The Most Important Thing

31 10 2010

is?

Time. To get over things, time is the greatest healer. Time is also the greatest enemy of the living.

Time is the biggest factor in mental health. Too much and people die, but too little and people die. Too much time waiting for the right help, too little time spent getting the right help.

It all boils down to time. Time to get a diagnosis, the right diagnosis, the faster, the better. Is this important? It isn’t important, it’s absolutely vital. The faster someone receives the correct diagnosis, the faster people can be entered into treatment which won’t be remedial but preventative.

Preventative… to prevent. Loss of employment, loss of finances, loss of relationships, loss of time with the ones you love, loss of life.

I would have loved to have this happen for me, I would’ve loved to had the skills to deal with things, to not have had to go through hell several times a day, to not sit here typing this over a year after the fact and still feel the hurt it caused.

Have I convinced you about time? Is time of the essence? More importantly, is it making you think? Here’s something else to fuel your thoughts. There are ways to achieve a diagnosis much faster than is the current way, the tools are there and are proven to be effective. So why don’t they get used? And therein lies the million dollar question.

But it’s not all so negative. The speed of achieving proper treatment is almost in place, the reduction of stigma thus allowing people to seek help for something kept hidden continues, thanks to the sterling work of many organisations. It’s not quite there yet and it needs to be supported by the people. The fight is being won, but as in any good battle, it needs you, the person reading this, to get involved, to be interested, to lend those fighting your support. Look for Mind and Rethink and the others, support them and hopefully that which we suffered through shall cease to exist.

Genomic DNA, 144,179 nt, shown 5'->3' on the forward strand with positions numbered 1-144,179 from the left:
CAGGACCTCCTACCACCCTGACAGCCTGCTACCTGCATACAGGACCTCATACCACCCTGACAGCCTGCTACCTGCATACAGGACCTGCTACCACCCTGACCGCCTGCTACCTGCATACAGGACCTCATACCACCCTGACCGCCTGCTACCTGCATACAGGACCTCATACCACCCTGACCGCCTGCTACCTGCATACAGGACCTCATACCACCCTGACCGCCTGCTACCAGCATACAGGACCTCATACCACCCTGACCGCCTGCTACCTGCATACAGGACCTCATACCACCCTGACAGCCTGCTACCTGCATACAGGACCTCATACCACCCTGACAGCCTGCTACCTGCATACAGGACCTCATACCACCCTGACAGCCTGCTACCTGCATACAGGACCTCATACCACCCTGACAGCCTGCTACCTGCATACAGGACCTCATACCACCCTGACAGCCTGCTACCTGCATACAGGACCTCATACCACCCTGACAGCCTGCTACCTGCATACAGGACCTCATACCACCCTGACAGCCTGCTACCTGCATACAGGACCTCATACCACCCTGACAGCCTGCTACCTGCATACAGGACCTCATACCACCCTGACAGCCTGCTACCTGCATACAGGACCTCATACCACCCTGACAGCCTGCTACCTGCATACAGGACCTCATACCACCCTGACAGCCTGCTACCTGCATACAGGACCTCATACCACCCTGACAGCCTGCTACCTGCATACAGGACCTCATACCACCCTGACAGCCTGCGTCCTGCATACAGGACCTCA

As for the tools to speed diagnosis? There is work happening there

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One response

5 11 2010
Row

You are so right about time. I do not believe that, even after 23 years of diagnosis, time and the importance of it, is any less a fundamental essence of bipolar. The importance of diagnosis can not be understated for some, but for others it brings it’s own shroud. Acceptance may not be achieved even with an applied label: for some it becomes a rebellion against the label itself. However indivuals find their way, it is often with regret the past is viewed. Your future is in your own hands and your fate not scripted because of bipolar disorder. It is the constant cycle of poor compliance, denial, the shock and brutality of an episode, followed by despair and regret that haunts bipolar. However, with appropriate treatment – and a positive focus on the future – stability and acceptance become possible for most.

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